“There are a lot of risks in terms of safety and things getting shut down if you do things in a non-traditional capacity. If you do things in a renegade sort of way,” Kenney said. “Obviously, with most of our events, the way we go about it is traditional and permitted and completely legit. But sometimes we’ll do something a little more left of center, a little more secret and harkening back to our warehouse days. I think a lot of risk also is not just at the event but it’s… perception. A lot of things are perception.”

“A lot of people may have heard the name Brownies & Lemonade but they think we’re this huge events company. The ‘huge’ is the subjective part. Is it infrastructure? Is it your social media following? So when they come to a renegade popup with ISOxo in the middle of San Fransisco in an abandoned bunker, I think some people think, ‘Is this a produced event?’”

“I think people are surprised to see how real and in the community what we’re doing is. I think the question is if ‘big promoters’ still have the ability to do things that are that renegade and sort of open for the community. We try to strike a nice balance but that’s a challenge that I think a lot of promoters will face because the bigger you go, the more out of touch you may become with your core audience.”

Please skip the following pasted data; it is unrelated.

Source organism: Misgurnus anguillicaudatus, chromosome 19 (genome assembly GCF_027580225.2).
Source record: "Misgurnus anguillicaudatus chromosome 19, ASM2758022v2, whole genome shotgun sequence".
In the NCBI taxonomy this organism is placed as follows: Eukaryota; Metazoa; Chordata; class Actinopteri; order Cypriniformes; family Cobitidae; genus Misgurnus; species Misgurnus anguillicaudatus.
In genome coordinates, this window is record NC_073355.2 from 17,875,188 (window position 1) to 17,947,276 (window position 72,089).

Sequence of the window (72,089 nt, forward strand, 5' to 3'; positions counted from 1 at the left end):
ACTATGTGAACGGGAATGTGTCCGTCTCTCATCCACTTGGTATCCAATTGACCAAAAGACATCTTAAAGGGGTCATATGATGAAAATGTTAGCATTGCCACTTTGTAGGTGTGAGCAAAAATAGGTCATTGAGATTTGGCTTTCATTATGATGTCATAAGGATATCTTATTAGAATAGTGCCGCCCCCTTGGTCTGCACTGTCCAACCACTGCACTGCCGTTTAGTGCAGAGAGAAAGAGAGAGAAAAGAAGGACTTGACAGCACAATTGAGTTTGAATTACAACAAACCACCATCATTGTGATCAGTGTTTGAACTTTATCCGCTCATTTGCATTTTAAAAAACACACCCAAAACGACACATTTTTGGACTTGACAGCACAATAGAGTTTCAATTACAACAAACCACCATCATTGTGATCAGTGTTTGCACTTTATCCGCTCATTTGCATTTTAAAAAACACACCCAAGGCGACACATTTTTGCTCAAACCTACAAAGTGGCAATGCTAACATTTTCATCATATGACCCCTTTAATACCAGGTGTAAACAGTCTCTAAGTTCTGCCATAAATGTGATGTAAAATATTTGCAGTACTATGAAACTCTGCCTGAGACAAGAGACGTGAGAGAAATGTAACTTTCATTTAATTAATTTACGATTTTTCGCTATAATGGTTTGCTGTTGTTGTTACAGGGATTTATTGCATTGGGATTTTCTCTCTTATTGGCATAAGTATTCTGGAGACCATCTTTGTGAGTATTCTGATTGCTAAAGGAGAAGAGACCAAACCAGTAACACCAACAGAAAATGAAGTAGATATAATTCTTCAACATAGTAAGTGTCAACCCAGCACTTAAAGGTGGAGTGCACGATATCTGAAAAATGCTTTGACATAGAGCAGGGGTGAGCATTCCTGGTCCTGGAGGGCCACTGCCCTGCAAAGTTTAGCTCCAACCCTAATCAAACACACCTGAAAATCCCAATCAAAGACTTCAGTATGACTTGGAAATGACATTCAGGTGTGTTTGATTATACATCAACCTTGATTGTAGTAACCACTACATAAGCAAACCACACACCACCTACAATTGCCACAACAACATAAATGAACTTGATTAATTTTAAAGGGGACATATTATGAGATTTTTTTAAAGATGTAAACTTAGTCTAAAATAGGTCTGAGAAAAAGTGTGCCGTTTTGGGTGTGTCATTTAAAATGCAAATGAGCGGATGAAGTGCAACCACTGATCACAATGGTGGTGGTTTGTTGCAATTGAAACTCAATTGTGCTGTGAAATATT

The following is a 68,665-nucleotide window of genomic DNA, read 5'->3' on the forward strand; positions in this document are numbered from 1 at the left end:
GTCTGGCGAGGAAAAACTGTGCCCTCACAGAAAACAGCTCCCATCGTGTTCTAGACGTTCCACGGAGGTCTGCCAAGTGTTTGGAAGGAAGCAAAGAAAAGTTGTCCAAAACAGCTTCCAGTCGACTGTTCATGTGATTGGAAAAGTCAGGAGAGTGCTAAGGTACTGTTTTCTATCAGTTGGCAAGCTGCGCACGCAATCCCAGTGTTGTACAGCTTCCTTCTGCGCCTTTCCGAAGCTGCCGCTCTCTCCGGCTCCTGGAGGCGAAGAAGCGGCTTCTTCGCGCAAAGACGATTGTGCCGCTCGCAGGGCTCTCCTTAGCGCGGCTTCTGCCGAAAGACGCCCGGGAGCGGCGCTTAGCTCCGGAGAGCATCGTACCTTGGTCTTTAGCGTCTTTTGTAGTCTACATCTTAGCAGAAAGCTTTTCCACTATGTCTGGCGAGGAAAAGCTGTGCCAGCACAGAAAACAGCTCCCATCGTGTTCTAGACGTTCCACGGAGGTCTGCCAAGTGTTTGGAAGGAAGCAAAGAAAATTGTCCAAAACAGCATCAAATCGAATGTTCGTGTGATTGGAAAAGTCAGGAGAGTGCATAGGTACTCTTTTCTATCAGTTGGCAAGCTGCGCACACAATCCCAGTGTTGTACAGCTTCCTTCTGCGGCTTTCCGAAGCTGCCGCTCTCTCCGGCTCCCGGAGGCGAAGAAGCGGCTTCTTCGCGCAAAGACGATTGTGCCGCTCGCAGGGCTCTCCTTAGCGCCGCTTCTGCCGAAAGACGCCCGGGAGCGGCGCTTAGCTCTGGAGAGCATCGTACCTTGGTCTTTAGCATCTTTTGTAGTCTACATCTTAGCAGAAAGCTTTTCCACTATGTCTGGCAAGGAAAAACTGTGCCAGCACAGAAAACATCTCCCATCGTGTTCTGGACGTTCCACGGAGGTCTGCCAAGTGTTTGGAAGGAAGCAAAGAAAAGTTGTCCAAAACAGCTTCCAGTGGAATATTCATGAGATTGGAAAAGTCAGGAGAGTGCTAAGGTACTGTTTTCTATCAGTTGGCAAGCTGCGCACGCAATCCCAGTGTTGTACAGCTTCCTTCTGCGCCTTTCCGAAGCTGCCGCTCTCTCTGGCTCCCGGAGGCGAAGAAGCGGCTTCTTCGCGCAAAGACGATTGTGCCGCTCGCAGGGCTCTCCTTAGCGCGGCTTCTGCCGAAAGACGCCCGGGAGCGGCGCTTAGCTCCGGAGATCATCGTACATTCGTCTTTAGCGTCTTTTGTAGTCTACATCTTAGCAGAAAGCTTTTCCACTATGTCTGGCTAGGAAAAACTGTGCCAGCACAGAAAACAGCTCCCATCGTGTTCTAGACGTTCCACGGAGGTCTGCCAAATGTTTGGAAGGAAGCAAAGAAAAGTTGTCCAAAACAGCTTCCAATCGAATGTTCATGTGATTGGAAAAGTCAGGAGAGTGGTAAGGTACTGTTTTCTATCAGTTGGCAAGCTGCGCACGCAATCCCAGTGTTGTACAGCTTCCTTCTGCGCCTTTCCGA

Chad Kenney of Brownies & Lemonade.

c/o Press

Community-building is the foundation of BNL’s success. Keeping that core experience alive is fundamental to the vision no matter how far the group reaches.

“Identity has always been tied to music and community,” Kenney said. “Music was this adhesive where people felt like if you cared and were more detail-oriented with your listening, it said something about your values and the way you approach life.

“That’s why we work so well with Deadbeats. It’s because we identified something they’re doing—especially with their events and music—it caters to a certain kind of person that goes just a little bit deeper under the surface to care about music and what that exemplifies.”

Deadbeats Label Manager Harrison Bennett with the imprint’s founders, Zeds Dead.

c/o Press

“It looked like such a fun event,” Harrison chimed in. “The way things were running and how they were curating things. It seemed so unique and needed at the time. They’ve done a really good job of fostering relationships with artists from the start of the artist’s projects to extremely big artists like Skrillex. They have such a close relationship with a lot of these acts that they can call them up at a moment’s notice, within a week, and be like, ‘Hey we’re throwing this party at a random warehouse. Do you want to come out here? No, we’re not announcing you on the lineup.’ The artist doesn’t care about that and the fans that show up don’t care about that. That’s such a unique angle to have in this scene.”

“We’ve always been very careful about making sure the artists we work with feel like they’re part of this family. That they feel supported on the release level and the touring level and the merchandise or whatever it is the artist wants to help develop their presence in the markets. I think we’ve found a very kindred spirit in what Brownies does on that level.”

You can find Deadbeats + DNBNL Present: D&B on streaming platforms here.